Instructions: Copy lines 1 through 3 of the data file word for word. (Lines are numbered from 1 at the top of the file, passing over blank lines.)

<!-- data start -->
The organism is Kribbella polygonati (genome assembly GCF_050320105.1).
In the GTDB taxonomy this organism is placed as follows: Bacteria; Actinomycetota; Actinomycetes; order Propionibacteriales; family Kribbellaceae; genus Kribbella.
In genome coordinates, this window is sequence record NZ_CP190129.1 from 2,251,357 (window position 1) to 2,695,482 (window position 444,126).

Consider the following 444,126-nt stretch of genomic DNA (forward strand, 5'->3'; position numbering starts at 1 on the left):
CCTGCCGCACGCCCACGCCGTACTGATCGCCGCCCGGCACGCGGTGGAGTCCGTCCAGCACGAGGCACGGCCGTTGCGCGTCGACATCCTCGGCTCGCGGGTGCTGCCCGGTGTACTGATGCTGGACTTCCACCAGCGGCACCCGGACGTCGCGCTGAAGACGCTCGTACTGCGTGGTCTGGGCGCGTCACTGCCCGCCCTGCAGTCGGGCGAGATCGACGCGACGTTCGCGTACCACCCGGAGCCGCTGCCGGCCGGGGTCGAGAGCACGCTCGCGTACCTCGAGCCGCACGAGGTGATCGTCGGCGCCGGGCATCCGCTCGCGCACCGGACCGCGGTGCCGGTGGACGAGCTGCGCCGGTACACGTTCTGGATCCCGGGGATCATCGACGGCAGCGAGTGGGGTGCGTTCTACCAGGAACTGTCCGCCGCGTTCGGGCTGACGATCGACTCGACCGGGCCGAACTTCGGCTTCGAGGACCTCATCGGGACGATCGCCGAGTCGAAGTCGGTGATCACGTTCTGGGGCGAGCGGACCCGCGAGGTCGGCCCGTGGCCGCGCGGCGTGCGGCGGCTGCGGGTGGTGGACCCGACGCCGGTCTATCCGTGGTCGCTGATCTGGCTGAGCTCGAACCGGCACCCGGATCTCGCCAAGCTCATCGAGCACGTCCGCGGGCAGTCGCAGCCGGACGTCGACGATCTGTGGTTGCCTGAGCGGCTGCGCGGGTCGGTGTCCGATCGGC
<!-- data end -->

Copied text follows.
The organism is Kribbella polygonati (genome assembly GCF_050320105.1).
In the GTDB taxonomy this organism is placed as follows: Bacteria; Actinomycetota; Actinomycetes; order Propionibacteriales; family Kribbellaceae; genus Kribbella.
In genome coordinates, this window is sequence record NZ_CP190129.1 from 2,251,357 (window position 1) to 2,695,482 (window position 444,126).